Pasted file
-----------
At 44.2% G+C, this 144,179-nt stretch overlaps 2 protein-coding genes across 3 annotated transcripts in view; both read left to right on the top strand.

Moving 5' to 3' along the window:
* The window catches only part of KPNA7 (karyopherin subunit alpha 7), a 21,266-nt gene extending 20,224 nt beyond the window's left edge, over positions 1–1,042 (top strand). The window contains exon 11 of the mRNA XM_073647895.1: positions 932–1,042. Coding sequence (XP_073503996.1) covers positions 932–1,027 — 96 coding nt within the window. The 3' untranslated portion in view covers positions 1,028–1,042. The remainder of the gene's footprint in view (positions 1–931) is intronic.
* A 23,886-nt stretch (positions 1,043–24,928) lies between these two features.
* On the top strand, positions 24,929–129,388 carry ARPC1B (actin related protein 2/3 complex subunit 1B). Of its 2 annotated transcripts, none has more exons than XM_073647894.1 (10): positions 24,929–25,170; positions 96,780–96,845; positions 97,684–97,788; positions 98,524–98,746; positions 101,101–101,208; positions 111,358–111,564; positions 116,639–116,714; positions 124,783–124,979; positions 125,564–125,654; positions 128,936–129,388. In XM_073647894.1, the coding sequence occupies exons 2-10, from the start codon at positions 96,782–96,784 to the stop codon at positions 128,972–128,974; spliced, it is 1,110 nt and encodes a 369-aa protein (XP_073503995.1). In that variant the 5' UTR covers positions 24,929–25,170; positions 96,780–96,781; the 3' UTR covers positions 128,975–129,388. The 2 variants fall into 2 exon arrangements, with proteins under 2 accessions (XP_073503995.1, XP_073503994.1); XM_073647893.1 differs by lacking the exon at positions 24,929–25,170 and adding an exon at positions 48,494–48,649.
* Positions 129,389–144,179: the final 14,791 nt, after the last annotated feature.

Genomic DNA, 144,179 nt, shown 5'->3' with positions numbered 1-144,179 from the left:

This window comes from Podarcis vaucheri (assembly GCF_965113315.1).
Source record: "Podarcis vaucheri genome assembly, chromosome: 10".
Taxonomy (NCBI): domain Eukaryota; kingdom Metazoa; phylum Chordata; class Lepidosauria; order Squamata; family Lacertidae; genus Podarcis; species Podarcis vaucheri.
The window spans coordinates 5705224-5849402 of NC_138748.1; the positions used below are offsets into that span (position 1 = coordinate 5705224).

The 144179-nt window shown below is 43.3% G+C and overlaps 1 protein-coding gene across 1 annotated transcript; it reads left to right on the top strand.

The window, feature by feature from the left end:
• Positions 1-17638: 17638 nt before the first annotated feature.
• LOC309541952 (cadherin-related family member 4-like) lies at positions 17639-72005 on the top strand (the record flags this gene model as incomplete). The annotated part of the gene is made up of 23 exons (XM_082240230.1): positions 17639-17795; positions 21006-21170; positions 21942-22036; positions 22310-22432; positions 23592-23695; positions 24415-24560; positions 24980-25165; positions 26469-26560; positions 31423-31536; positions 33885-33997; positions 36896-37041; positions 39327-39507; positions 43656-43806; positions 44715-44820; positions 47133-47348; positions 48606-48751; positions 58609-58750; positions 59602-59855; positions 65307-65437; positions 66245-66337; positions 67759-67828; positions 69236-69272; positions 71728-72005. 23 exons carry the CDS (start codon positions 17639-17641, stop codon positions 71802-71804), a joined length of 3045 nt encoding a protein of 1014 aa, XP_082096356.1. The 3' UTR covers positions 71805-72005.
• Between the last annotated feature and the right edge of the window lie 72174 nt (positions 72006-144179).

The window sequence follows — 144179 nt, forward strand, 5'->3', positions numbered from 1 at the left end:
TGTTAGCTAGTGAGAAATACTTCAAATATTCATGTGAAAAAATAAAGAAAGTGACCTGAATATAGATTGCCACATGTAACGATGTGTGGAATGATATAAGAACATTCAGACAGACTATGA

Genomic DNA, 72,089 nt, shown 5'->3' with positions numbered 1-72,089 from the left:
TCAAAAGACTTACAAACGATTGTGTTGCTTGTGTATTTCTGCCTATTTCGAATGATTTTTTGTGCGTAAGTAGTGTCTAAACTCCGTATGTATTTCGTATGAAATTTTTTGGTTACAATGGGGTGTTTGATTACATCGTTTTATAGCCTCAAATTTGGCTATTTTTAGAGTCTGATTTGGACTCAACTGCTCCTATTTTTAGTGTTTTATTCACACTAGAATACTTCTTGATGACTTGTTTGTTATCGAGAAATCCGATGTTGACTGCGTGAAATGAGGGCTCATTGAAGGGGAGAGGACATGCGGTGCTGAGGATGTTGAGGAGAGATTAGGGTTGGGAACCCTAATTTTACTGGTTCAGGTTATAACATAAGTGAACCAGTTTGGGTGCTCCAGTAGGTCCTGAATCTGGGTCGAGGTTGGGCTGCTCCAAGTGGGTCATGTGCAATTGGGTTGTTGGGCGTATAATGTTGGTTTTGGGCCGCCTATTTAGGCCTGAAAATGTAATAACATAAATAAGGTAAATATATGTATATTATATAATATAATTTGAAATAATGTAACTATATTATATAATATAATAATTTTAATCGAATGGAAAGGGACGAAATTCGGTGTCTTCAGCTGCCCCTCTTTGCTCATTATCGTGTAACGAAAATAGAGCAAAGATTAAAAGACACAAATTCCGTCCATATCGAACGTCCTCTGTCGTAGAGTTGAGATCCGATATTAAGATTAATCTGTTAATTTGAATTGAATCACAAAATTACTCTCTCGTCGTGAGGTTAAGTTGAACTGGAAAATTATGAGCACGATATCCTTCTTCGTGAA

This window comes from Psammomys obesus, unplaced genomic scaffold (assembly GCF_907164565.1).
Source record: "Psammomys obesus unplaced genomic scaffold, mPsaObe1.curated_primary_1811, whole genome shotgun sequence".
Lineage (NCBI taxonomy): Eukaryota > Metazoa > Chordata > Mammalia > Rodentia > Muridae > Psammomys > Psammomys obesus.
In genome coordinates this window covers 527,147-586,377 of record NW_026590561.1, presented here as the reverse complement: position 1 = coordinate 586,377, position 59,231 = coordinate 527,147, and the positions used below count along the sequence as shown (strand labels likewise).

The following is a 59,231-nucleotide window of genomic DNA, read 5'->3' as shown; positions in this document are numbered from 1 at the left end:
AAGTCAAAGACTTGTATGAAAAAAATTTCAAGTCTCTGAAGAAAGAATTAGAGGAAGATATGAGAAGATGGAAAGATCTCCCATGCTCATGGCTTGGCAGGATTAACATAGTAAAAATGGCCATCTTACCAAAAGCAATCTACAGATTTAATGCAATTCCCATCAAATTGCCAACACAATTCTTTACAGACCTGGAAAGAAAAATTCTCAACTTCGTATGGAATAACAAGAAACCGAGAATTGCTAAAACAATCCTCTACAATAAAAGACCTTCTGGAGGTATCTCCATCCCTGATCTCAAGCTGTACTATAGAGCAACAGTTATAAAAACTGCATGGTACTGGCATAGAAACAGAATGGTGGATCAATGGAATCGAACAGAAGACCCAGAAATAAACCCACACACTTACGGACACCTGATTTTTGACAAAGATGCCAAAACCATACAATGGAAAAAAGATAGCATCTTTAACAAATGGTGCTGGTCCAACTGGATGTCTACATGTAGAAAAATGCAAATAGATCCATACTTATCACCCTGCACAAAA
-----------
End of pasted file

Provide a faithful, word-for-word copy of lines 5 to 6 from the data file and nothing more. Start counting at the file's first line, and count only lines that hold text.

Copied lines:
* On the top strand, positions 24,929–129,388 carry ARPC1B (actin related protein 2/3 complex subunit 1B). Of its 2 annotated transcripts, none has more exons than XM_073647894.1 (10): positions 24,929–25,170; positions 96,780–96,845; positions 97,684–97,788; positions 98,524–98,746; positions 101,101–101,208; positions 111,358–111,564; positions 116,639–116,714; positions 124,783–124,979; positions 125,564–125,654; positions 128,936–129,388. In XM_073647894.1, the coding sequence occupies exons 2-10, from the start codon at positions 96,782–96,784 to the stop codon at positions 128,972–128,974; spliced, it is 1,110 nt and encodes a 369-aa protein (XP_073503995.1). In that variant the 5' UTR covers positions 24,929–25,170; positions 96,780–96,781; the 3' UTR covers positions 128,975–129,388. The 2 variants fall into 2 exon arrangements, with proteins under 2 accessions (XP_073503995.1, XP_073503994.1); XM_073647893.1 differs by lacking the exon at positions 24,929–25,170 and adding an exon at positions 48,494–48,649.
* Positions 129,389–144,179: the final 14,791 nt, after the last annotated feature.